One day I was dazedly doing my weekly grocery shopping as I mentally reviewed verb and article conjugations for my coming exam when I was jolted to reality due to the fact that my usual walking speed of zoom had slowed to a snail’s crawl. I was surrounded by a bunch of little old ladies and gents who were assisted by various walking apparatuses or dragging shopping carts behind them. Seeking the empty path through which to do what I call the ‘NY zigzag’ (you know, when you move from side to side on a crowded sidewalk, steadily accelerating in front of people who are strolling and lollygagging) , I noted that the entire store was full of pensioners. I shrugged it off with the thought that it was midday on a Friday when stores tend to start their weekend specials and who could blame the old dears for snagging a sale.
As I went about Vienna that week, the thought stuck with me that I hadn’t ever recalled seeing this many elderly persons about anywhere (not even NYC with their millions of folks clogging the sidewalks); so much so, I mentioned the experience to a friend (we’ll call her V – a British expat). I questioned whether she also found that Vienna seemed to be filled with senior citizens and she laughingly agreed that there was a fair amount of them and they just slayed her with their unique attitudes. V lives in the 13th district called Heitzing (it’s where Schönbrunn Palace – the spring/summer residence of the Hapsburgs – stands) and quarters the largest amount of elderly than the other 23 districts.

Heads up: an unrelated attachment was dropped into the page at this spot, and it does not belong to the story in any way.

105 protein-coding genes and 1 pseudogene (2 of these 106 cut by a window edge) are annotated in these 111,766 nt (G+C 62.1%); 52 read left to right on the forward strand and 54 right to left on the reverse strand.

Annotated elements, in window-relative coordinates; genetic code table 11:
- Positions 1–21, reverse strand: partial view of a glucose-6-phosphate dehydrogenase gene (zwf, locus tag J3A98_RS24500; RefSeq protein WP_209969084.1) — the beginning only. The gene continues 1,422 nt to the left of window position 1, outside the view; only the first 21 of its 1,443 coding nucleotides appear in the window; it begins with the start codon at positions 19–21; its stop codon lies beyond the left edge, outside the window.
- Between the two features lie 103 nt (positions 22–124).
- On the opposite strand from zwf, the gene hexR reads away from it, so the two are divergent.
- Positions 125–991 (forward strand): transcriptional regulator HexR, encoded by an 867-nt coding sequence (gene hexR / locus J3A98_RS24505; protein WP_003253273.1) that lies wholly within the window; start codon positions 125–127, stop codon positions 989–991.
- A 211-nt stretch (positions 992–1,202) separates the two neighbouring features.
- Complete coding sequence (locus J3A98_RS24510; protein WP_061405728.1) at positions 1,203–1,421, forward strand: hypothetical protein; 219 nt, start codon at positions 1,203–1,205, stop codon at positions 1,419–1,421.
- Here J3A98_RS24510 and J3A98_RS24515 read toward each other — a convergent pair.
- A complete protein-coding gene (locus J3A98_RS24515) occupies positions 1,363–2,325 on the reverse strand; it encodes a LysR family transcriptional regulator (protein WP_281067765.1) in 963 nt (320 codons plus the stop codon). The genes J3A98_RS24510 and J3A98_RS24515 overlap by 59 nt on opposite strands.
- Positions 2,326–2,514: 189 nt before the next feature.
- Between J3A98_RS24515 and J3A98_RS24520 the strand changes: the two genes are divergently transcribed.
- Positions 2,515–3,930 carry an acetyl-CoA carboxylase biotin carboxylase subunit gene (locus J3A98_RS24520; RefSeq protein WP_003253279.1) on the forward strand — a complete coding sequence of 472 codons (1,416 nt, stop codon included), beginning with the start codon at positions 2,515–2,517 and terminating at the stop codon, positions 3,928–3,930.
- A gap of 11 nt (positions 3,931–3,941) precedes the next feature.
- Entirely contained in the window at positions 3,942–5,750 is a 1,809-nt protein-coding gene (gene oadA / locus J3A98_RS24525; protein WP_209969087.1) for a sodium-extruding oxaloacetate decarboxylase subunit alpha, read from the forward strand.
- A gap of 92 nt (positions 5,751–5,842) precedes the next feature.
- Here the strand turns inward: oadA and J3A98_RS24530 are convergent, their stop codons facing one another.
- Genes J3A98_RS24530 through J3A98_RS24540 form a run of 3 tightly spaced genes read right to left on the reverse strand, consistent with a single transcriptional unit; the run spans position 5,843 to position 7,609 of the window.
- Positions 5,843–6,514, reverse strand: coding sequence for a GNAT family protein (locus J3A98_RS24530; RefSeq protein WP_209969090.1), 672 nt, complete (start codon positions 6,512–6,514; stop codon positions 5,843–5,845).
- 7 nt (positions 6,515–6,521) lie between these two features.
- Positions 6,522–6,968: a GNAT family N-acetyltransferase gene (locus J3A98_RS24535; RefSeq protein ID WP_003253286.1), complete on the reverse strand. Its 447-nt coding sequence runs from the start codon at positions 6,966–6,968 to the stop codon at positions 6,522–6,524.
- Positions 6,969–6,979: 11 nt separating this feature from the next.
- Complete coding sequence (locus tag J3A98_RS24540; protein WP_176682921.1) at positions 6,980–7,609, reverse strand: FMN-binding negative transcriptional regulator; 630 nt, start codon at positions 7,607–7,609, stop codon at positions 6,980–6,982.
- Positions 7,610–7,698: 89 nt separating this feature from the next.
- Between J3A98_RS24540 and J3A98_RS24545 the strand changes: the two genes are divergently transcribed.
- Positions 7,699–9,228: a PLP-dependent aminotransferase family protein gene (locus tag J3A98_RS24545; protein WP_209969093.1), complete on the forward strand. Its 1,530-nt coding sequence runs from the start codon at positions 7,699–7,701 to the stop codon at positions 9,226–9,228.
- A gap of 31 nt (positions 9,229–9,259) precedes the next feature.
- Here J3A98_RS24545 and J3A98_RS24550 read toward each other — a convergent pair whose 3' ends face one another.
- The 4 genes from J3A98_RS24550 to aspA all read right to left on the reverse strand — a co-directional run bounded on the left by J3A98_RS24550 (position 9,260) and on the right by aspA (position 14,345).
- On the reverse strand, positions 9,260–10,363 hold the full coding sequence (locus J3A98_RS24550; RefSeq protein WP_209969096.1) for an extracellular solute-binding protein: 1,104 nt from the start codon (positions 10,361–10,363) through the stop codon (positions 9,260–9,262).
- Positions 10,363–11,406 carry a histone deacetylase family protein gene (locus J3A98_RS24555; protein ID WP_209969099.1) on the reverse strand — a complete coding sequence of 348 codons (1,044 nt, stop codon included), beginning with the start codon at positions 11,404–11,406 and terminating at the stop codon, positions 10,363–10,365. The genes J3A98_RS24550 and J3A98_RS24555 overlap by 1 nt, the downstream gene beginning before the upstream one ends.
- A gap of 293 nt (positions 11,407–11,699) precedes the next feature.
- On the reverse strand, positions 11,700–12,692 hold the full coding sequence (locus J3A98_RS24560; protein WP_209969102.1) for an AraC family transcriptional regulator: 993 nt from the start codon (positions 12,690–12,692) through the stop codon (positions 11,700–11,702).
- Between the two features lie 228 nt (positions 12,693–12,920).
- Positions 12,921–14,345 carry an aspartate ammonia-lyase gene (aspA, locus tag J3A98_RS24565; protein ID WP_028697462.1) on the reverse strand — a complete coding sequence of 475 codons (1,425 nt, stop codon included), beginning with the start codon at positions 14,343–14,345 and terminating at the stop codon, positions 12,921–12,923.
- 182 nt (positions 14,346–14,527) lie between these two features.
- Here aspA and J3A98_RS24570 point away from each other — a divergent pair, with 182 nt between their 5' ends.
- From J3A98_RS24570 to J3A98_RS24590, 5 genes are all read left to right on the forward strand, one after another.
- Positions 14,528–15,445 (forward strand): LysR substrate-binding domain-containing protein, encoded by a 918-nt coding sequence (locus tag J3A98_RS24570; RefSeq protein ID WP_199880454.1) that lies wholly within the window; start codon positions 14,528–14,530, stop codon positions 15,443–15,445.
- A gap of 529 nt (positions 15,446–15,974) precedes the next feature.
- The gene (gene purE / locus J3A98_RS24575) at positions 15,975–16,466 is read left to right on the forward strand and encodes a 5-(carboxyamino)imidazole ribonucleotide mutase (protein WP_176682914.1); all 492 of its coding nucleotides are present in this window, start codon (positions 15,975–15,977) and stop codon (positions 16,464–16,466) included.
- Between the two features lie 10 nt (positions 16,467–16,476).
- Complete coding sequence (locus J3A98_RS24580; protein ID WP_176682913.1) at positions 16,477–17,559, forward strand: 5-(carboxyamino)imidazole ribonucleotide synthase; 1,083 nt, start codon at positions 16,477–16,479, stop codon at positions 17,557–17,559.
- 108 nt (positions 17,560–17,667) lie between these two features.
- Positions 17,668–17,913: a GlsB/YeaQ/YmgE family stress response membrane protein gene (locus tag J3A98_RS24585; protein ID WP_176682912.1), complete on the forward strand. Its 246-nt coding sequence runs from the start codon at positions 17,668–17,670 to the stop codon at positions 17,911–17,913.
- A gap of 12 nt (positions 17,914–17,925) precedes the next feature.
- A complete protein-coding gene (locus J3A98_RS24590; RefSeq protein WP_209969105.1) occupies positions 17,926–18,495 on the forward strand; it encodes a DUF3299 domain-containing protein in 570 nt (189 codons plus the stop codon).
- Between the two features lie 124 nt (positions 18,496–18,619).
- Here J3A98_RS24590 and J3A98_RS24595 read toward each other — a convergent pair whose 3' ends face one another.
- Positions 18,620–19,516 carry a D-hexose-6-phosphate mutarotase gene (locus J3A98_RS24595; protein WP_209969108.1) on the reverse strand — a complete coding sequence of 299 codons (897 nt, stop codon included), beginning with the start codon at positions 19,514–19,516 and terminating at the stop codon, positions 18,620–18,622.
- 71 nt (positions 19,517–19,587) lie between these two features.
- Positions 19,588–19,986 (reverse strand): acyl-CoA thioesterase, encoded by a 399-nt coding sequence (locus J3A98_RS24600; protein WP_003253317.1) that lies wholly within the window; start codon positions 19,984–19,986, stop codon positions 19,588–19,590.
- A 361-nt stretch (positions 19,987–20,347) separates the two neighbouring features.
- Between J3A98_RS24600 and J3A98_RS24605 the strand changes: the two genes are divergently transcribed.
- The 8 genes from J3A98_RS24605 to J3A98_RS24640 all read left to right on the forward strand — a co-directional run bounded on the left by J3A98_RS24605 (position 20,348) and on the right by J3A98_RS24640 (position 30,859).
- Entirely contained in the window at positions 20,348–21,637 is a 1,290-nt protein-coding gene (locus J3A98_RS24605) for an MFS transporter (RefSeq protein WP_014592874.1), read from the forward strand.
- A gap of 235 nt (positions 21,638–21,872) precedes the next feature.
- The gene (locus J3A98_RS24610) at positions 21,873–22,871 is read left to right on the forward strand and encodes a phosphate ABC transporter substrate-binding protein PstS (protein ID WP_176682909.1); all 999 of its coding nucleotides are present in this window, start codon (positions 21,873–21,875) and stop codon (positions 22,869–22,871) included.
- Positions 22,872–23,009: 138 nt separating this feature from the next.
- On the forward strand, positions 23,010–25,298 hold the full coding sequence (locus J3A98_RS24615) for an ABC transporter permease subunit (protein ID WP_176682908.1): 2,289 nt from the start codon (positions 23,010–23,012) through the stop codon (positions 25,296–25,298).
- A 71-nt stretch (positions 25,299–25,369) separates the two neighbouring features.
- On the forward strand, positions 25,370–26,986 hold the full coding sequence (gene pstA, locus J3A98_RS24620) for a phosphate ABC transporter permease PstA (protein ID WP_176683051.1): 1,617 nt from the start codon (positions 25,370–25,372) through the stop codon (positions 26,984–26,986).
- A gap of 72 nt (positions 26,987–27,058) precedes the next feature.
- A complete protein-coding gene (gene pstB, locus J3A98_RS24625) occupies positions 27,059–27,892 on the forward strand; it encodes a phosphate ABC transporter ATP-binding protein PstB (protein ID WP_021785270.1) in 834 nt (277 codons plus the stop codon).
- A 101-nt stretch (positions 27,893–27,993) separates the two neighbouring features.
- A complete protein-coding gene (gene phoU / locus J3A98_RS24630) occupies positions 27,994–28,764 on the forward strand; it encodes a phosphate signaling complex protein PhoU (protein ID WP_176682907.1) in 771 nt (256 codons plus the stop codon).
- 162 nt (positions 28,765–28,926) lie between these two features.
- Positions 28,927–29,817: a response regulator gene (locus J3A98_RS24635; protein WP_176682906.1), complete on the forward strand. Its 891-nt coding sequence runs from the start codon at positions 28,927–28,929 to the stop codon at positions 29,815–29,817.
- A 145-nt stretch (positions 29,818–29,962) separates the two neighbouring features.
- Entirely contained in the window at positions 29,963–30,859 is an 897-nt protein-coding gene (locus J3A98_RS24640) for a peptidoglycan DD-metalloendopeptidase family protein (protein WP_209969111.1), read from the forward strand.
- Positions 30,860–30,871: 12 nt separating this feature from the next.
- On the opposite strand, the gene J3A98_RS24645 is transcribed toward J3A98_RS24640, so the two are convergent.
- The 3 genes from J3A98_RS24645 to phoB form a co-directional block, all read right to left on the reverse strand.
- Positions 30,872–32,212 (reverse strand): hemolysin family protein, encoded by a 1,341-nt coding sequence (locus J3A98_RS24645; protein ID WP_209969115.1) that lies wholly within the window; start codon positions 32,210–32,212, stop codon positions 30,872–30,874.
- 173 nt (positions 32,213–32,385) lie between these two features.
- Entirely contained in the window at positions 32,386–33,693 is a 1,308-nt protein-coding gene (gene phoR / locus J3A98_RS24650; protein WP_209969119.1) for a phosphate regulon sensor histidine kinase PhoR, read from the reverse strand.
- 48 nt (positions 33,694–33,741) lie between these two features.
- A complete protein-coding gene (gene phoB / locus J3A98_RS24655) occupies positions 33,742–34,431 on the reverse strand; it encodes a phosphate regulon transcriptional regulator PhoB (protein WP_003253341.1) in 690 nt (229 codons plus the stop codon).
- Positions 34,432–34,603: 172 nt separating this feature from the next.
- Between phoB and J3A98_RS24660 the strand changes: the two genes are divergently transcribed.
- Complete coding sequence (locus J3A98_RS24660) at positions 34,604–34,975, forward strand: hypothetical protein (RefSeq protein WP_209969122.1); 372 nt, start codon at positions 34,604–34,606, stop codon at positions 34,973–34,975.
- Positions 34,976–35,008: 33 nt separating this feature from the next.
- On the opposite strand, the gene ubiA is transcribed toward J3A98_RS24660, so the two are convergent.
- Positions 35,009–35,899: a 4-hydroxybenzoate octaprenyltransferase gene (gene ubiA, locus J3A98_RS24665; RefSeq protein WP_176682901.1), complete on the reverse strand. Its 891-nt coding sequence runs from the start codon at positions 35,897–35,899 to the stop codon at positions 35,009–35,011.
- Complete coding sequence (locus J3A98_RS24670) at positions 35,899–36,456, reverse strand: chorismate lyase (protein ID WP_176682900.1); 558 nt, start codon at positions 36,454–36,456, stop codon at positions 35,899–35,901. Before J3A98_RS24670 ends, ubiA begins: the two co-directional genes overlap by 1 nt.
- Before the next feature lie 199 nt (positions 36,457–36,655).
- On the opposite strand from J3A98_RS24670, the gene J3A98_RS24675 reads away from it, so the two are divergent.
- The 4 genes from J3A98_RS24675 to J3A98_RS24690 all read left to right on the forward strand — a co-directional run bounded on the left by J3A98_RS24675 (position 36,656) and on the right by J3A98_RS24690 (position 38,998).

After doing a quick demographic population query, it turns out that I was right – there are more persons over 6o in Vienna (22.4%) than in New York City (13.5%), The Bahamas (6.3%), or The United Kingdom (16.5%). Now The Bahamas only has a population of 313,000 with no registerable migration rate (according to the CIA World Factbook); however, The United Kingdom boasts a population of 62.6 million with a migration rate of 2.6 per 1000 while New York City (just the city!!) boasts a population of 8.2 million with a migration percentage of 37% to Austria’s (the entire country) meager population of 8.2 million with a migration rate of 1.81 per 1000. This, of course, stirs up the question of why there are so many more older people in Austria but that will have to be another post. Hubby & V both say its due to the safety of the city – the safest in the world!